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IBC marks Emergency Preparedness Week with Top 10 Tips

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Are you prepared for a natural disaster? Be aware and be prepared!

Toronto, ON (May 3, 2016) – As Emergency Preparedness Week begins across Canada, Insurance Bureau of Canada wants everyone to be aware and be prepared.

"Being prepared for a worst-case scenario will give you peace of mind, and if something does happen, you can react quickly to keep your family safe," said Kim Donaldson, Vice-President, Ontario, IBC.

"Climate change means that weather events that used to happen once every 40 years could now occur every six," added Donaldson. "The unexpected severity is why it's so important to be prepared for the worst. IBC is encouraging Ontarians to take some time this week to make sure they have everything they need to protect themselves, their families and their property from the impacts of severe weather."

IBC is partnering with the City of Toronto, the Ontario Office of the Fire Marshal and Emergency Management and other local organizations to share the preparedness message with families across the province during Emergency Preparedness Week.

IBC's top 10 tips to help prepare your family for an emergency

  • Create an emergency preparedness plan.
  • Assemble disaster safety kits for your home, car and office.
  • Be sure to have at least 2 litres of drinking water per person a day for up to 72 hours.
  • Know your home's exits and nearby safe meeting locations.
  • Speak with your neighbours to plan ahead and share responsibilities.
  • Make sure your contact lists for work, school and attending to any special health care needs are up-to-date.
  • Prepare a detailed home inventory.
  • If you are away for an extended amount of time, have someone check your property daily and, in the winter, clear snow from the walk and driveway.
  • Put all important documents in a safe place and ensure they are accessible should you need to evacuate.
  • Ask your insurance representative about coverage for specific events.

Whether it's a tornado, torrential rains or an earthquake, IBC stresses that every household needs an emergency plan, which can make all the difference. In fact, it's not when the roof blows off or the earth shakes that you need to think about it. Every family should have an emergency kit handy with a 72-hour supply of water and other basics, including a radio, flashlight and first aid kit should someone get hurt.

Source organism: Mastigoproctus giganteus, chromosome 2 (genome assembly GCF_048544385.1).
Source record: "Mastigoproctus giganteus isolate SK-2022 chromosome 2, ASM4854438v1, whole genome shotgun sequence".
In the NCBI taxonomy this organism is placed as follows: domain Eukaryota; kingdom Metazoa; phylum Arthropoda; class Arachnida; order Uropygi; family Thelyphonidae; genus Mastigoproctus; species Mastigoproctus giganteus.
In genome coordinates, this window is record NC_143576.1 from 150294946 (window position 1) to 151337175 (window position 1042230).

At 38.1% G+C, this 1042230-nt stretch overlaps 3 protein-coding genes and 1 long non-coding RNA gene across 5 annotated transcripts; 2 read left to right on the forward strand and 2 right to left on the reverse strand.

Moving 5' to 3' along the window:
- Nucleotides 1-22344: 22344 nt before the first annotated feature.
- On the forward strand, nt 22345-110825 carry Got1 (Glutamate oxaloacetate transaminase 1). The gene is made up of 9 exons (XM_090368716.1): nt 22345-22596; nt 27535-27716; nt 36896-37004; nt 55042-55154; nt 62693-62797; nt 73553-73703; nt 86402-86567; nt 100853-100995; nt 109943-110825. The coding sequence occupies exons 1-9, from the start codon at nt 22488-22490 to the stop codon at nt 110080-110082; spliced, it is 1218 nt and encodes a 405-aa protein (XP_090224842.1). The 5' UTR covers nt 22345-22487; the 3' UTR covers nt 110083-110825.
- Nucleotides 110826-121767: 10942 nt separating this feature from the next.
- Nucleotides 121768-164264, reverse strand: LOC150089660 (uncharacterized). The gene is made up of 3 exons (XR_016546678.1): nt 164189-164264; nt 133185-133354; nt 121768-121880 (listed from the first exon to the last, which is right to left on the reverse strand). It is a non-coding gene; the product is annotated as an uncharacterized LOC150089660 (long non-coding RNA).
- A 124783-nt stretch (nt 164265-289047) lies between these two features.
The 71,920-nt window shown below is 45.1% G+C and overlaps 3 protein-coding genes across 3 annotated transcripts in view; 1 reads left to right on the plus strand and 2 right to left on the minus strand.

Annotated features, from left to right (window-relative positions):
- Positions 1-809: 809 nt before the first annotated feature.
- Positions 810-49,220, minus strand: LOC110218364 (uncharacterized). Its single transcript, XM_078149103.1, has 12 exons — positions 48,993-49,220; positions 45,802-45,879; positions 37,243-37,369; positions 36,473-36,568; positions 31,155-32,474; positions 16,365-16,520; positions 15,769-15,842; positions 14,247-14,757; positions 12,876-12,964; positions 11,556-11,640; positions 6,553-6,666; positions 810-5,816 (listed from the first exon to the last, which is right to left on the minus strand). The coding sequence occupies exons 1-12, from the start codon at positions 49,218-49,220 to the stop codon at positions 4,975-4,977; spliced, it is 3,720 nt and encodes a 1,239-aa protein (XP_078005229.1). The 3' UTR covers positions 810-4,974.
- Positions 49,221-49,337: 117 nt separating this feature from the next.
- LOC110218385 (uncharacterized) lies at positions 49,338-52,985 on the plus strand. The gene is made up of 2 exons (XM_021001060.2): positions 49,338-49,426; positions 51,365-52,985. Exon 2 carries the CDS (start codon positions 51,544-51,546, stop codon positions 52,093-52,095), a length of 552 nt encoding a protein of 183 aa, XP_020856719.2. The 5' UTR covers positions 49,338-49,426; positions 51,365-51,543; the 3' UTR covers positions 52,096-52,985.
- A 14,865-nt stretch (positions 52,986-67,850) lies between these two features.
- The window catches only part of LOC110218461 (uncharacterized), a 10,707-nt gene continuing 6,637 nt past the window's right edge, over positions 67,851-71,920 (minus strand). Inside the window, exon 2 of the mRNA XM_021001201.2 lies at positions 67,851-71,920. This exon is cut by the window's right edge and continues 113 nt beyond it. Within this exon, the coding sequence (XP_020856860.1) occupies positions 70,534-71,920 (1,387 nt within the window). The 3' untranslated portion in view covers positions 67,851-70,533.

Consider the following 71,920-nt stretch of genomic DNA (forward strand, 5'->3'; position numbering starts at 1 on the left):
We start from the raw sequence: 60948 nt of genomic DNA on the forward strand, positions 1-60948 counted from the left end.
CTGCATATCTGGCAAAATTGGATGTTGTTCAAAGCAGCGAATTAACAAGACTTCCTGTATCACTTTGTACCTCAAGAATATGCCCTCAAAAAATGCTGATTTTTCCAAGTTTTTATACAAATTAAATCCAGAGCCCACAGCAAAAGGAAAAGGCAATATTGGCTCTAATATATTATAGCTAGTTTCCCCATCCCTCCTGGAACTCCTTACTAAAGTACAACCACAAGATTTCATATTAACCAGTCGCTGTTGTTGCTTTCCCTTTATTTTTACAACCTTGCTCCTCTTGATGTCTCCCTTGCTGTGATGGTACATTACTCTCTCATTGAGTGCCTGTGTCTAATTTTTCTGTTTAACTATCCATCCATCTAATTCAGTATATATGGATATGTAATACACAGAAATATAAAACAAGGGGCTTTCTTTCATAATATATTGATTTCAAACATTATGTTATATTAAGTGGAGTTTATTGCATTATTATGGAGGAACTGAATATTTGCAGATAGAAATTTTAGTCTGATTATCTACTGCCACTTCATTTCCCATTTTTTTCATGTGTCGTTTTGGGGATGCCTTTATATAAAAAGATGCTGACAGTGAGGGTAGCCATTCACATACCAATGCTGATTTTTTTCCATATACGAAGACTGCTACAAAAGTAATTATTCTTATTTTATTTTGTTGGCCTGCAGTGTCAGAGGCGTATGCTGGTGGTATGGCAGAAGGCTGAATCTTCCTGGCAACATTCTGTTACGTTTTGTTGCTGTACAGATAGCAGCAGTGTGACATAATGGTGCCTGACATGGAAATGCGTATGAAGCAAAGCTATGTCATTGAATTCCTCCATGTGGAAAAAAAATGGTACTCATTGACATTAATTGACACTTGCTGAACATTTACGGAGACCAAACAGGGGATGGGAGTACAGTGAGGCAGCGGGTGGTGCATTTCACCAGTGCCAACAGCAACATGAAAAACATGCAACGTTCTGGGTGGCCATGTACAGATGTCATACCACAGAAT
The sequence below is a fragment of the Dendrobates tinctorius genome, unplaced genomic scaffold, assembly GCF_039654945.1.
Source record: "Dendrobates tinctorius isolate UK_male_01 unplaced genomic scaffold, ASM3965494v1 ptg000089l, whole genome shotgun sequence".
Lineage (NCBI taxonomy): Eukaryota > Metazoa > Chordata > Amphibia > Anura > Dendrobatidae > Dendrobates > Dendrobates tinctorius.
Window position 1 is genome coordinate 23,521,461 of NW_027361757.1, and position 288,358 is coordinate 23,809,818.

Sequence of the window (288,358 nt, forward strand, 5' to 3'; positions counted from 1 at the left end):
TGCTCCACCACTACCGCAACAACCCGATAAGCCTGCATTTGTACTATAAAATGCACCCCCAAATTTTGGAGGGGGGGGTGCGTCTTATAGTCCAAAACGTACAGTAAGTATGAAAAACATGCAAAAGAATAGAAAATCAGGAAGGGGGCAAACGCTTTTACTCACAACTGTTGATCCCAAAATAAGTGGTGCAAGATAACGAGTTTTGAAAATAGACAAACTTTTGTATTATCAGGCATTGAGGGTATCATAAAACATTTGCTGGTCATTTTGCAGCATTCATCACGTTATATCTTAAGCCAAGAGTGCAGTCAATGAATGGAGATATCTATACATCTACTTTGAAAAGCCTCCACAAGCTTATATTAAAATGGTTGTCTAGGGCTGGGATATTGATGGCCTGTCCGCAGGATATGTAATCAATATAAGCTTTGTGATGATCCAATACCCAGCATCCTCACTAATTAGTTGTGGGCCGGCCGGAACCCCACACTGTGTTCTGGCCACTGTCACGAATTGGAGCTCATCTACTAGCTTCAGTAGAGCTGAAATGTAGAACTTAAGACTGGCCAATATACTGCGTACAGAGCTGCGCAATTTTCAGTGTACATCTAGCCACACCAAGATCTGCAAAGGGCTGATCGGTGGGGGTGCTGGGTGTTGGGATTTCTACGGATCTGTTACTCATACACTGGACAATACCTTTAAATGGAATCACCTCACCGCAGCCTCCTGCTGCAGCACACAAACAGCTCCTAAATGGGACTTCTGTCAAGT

There have been more frequent and more extreme weather conditions in recent years. "Extreme weather events which, in the past, occurred every 40 years are now happening every six years in certain regions," explained Pierre Babinsky, IBC's Director of Communications and Public Affairs for Quebec.

In 2013 alone, two episodes of torrential rains in Alberta and Ontario caused major damage that forced families from their homes, and cost at least $3.2 billion in insurance claims. "While we can't prevent such occurrences, one can however limit property damage by taking certain preventive measures, and protect one's family with a well-rehearsed evacuation plan", stressed Mr. Babinsky.

For Quebec residents, infoinsurance.ca provides a wealth of information about how to prepare your home and family for a natural disaster. You'll find the brochure Your emergency preparedness guide 72 hours, issued by Public Safety Canada.

In addition, IBC has been sponsoring La Grande Secousse du Québec, an annual international earthquake preparedness drill, during which three simple gestures are practiced that could save lives, namely Drop! Cover! Hold on! This year, the Quebec Great ShakeOut will be held October 20.

About Insurance Bureau of Canada

IBC is the national industry association representing Canada's private home, auto and business insurers. Its member companies make up 90% of the property and casualty (P&C) insurance market in Canada. For more than 50 years, IBC has worked with governments across the country to help make affordable home, auto and business insurance available for all Canadians. IBC supports the vision of consumers and governments trusting, valuing and supporting the private P&C insurance industry. It champions key issues and helps educate consumers on how best to protect their homes, cars, businesses and properties.

P&C insurance touches the lives of nearly every Canadian and plays a critical role in keeping businesses safe and the Canadian economy strong. It employs more than 120,000 Canadians, pays $8.2 billion in taxes and has a total premium base of $49 billion.

For more information, visit www.ibc.ca.

Source: Insurance Bureau of Canada


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